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Hamilton College Library
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News From the Library

Snow Hill Cloister Manuscripts Acquired

By Christian Goodwillie

August 21, 2013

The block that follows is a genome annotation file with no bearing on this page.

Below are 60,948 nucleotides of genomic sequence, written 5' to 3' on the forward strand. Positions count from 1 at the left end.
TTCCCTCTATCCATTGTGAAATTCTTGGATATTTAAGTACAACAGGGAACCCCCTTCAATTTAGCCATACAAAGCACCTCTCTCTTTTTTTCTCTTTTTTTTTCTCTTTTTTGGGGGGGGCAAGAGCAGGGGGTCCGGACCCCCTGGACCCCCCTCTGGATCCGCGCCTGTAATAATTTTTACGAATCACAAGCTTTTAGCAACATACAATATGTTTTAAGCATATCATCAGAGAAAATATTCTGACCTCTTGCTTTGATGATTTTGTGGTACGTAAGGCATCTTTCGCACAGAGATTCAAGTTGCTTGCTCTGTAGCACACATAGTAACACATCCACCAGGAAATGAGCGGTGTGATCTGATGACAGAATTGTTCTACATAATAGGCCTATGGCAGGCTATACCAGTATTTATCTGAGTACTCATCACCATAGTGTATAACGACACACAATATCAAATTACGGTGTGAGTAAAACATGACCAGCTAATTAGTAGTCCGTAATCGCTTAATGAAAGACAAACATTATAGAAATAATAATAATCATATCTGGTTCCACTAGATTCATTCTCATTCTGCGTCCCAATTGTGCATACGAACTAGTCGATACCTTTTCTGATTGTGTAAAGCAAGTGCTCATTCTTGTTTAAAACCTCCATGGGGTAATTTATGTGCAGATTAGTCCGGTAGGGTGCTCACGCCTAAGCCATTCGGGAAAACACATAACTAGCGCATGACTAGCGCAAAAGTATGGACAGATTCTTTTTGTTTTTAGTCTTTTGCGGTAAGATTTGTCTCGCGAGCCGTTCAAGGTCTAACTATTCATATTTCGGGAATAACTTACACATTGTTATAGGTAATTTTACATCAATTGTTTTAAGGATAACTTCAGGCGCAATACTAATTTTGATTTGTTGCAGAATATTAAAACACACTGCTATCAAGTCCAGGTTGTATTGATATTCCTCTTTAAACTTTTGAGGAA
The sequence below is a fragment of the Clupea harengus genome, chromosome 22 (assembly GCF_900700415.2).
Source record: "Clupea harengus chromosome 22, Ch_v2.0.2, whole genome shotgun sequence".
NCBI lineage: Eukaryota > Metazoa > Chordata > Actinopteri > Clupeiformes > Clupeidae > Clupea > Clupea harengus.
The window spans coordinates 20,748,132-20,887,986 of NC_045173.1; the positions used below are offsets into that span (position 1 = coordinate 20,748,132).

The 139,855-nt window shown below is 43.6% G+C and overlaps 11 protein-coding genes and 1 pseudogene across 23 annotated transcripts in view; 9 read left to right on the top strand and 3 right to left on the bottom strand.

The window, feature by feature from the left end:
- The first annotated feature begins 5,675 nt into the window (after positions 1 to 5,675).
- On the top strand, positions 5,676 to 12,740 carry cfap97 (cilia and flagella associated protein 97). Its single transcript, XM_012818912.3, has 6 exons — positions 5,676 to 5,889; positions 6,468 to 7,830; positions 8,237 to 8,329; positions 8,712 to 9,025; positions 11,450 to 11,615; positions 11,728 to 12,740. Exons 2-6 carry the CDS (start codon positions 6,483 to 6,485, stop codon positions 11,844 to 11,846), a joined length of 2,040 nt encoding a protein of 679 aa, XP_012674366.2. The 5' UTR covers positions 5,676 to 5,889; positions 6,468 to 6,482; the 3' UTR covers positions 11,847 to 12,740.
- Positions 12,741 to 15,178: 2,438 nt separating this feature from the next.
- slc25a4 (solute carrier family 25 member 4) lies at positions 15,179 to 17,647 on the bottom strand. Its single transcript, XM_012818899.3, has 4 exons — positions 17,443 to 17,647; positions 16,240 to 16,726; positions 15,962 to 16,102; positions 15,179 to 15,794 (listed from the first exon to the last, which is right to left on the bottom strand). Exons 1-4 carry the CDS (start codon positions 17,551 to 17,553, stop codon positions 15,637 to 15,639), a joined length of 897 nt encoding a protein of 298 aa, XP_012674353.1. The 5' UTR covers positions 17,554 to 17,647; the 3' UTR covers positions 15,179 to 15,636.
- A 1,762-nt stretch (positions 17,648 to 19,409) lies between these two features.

Special Collections has acquired five manuscripts from the Snow Hill Cloister in Franklin County, Pennsylvania. Snow Hill was a "daughter" of the Ephrata Cloister, an eighteenth century Pietist community in Lancaster County. Members of the society, brothers and sisters, performed agricultural and mill work. The extreme asceticism of Ephrata was not imitated at Snow Hill. Instead, long, comfortable lives of moderation were the norm. The members lived and ate together in a brick common house that was originally built in 1814. Snow Hill Cloister Manuscripts AcquiredThe earliest account book dates from 1830-1838, and also has information from 1891-1896. The first name in these accounts is David Snowberger. His accounts show income (apparently for the whole society) from farming, and expenses such as bureaus, whiskey, oak, iron, and nails. The second name in these accounts is Catherine Snowberger, who appeared responsible for many of the sewing and food related expenses (cloth, yarn, sugar, coffee, and salt). The book was reused beginning in 1891 and includes extensive lists of names of Society members and others such as Emmanuel Mann, George Keag, Solly Knepper, Sam Fitz, Jacob Null, James Bumbaugh, and Joe Kauffman. Another account book records the years 1848-1891. Typical entries give name of the member and the goods purchased, usually foodstuffs including corn, flour, rye, and wheat. Emanuel M. Mann’s account book covers the years 1878-1896. Typical entries are for farm accounts and expenses for the grist mill, to mowing hay, flour, and bran sold. “Ledger B” covers the years 1875-1892. Names occurring frequently in this account ledger include Emmanuel, James A., Rebeckah and Joseph Mann. Other names include Charles Miller, Jacob Ritter, William Verdier, and Levi D. Hefner. The society accounts include farming expenses and income, foodstuffs, and expenses and labor at the mill. An interesting entry appears in April and May of 1899 for “Boarding at a Love Feast”. This feast was a special Communion meal held twice a year, in the spring and fall. A beautiful manuscript hymnal rounds out the collection. It is thought to have belonged to John Snowberger, one of the first trustees of the Snow Hill Cloister in Quincy Township, Franklin County, Pennsylvania. It is likely to be in the hand of Barbara Snowberger, who was the first and most distinctive illuminator of the original Snow Hill manuscript hymnals. Barbara Snowberger was especially well known for her use of green, gold, and black ink in decorating her books. She died in 1851 at the age of 83. This book, entirely in German, contains notation and lyrics for dozens of hymns.  For more information on these manuscripts, please contact Director of Special Collections, Christian Goodwillie at 315-859-4447.

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